In the news

How Climate Finance Flows Around The World | Carbon Brief

This diagram shows the average yearly amount of climate finance given by each OECD country on average in 2015 and 2016, and where that money went.

Donor countries are listed down the left-hand side of the diagram. The right-hand side shows the amounts which flowed to recipient countries or regions.

Will a 1.5 degrees target trigger a death spiral for oil and gas companies? | Renew Economy

“It is therefore important to think realistically about how such transitions occur and how society and the market will manage this one. Separately – and it is a quite separate issue – we also need to ask if there is a realistic likelihood of today’s oil and gas companies transitioning as corporate entities. Do they have a future? Or will they just fail – as incumbents most often do when faced with such dramatic market change?”

APRA names panel, deadline for enforcement strategy review | The Australian

The Australian Prudential Regulation Authority has advised that deputy chairman John Lonsdale will head an advisory panel that will review its enforcement strategy. The members of the advisory panel are former judge Robert Austin, the ACCC’s Sarah Court and University of New South Wales professor Dimity Kingsford Smith. The review has been commissioned in response to criticism of APRA in the financial services royal commission’s interim report, which noted the regulator’s reluctance to prosecute banks and insurers for misconduct.


SBA relaunched as the Business Council for Sustainable Development Australia

Sustainable Business Australia has been relaunched as the Business Council for Sustainable Development Australia (BCSD Australia). The new BCSD Australia can be found at here.

Established in 1991, Sustainable Business Australia (SBA) has been the peak body for Australian businesses committed to sustainability and acting on climate change. It is a CEO-led coalition of leading corporate names and organisations. It was recently announced that Dr John Hewson from the Australian National University had joined the SBA Board of Directors and Dr Hewson is the Chair-elect for the newly named BCSD Australia.

“The Sustainable Development Goals and the Paris Agreement signal the need for a deep change in the way our economies work, and in the way our energy, mobility, urbanisation, food and social systems contribute to planetary and societal well-being. We advocate that business has a leading role to play as the world embarks upon this vital journey,” said Mr Bakker, President and CEO of the World Business Council for Sustainable Development.

Below is Mr Bakker’s excellent presentation: Fiona Wain Oration 2018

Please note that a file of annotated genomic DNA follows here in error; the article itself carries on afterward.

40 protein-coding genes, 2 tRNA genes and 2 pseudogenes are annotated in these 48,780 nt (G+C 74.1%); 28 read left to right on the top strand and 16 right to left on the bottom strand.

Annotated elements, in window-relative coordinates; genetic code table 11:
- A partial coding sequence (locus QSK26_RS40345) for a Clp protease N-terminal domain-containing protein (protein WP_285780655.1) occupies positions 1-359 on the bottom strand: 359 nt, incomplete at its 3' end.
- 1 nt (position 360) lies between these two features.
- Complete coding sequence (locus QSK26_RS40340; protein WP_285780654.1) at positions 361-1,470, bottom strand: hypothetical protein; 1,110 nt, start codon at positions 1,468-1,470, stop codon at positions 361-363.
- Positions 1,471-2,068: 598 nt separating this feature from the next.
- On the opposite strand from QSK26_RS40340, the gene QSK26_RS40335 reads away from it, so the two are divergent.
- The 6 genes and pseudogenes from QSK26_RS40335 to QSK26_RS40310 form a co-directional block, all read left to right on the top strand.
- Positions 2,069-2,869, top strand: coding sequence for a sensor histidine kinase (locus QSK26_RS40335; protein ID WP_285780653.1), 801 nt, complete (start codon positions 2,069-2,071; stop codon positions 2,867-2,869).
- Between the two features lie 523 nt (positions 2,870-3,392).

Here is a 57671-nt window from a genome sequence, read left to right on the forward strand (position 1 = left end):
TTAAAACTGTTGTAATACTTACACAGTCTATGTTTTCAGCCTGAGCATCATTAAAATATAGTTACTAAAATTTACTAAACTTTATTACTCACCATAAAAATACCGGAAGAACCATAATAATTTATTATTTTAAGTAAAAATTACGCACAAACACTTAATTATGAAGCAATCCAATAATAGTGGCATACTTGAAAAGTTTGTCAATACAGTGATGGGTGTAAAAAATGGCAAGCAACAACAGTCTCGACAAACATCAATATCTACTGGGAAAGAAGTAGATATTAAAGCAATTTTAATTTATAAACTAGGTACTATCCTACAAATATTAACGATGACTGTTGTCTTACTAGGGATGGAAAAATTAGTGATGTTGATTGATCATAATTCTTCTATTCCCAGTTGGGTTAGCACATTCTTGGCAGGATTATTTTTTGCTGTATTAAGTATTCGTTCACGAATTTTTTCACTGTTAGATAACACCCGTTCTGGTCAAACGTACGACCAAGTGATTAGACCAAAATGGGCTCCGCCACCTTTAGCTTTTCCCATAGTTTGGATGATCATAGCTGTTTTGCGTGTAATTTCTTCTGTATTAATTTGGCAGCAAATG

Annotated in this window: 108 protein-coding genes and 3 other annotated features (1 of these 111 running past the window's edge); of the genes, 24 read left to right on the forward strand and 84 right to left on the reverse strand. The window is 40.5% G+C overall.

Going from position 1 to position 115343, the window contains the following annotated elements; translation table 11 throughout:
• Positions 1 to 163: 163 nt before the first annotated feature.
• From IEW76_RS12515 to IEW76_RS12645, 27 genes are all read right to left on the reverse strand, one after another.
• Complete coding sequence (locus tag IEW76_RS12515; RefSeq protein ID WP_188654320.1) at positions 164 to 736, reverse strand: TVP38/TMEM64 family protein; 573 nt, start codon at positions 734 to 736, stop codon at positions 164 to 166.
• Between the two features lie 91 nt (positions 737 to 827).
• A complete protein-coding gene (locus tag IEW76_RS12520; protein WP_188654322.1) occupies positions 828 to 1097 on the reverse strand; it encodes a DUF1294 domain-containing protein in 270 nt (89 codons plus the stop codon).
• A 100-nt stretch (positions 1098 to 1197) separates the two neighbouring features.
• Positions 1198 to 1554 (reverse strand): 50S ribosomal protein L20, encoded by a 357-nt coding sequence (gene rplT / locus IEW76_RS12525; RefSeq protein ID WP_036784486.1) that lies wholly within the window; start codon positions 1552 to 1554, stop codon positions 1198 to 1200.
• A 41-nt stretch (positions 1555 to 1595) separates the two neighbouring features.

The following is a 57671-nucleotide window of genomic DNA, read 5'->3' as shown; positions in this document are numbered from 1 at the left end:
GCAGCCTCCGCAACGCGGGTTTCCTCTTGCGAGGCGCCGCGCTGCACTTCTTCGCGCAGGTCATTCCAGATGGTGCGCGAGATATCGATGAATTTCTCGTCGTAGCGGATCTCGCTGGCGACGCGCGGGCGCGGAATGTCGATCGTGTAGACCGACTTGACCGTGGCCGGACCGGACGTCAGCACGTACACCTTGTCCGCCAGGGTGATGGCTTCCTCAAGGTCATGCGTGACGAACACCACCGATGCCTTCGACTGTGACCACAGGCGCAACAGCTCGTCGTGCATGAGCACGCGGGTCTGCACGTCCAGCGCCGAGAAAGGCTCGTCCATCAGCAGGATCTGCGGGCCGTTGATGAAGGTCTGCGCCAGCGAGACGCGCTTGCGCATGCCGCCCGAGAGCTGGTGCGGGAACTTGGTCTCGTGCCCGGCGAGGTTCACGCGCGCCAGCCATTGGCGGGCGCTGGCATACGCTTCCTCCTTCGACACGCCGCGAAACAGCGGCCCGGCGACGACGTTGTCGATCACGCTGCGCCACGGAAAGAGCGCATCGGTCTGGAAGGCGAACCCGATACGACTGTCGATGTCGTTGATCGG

AICD Director Sentiment Index Survey H2 2018 | Minter Ellison

Directors want action on climate change and renewable energy: For the first time directors nominated climate change as the number one issue the federal government needs to address in the long-term.

Download the full report  here

Download the full report here

Read Minter Ellison’s post which covers the key points identified in the survey and contains links to related media.

You can also download the summary report from AICD’s website.

Key takeouts

Directors want action on climate change and renewable energy: For the first time directors nominated climate change as the number one issue the federal government needs to address in the long-term. 

In agreement on the need for stronger governance: Directors across all industries are focused on governance practices and acknowledge the need for changes to deal with current governance issues.  There is strong support (52%) for an increase in penalties for misconduct and for an increase in funding for regulators (57% support). 

Less optimistic overall: Director sentiment has declined for the first time in 18 months (and was down 8.5 points on the last survey) although it remains positive at +4.2.  The AICD attributes the decline largely to directors feeling more pessimistic around regulation, legal issues and directorship conditions more broadly.

PRA ‘expects’ banks and insurers to report climate risks | Gibson Media

"Insurers and banks are to be expected to manage and report their climate-related risks, according to a draft supervisory statement from the UK’s Prudential Regulation Authority (PRA).

The consultation paper, which was described as “a major step for a regulator of a global financial centre”, says the risks from climate change are far-reaching and foreseeable and require a strategic approach." Read More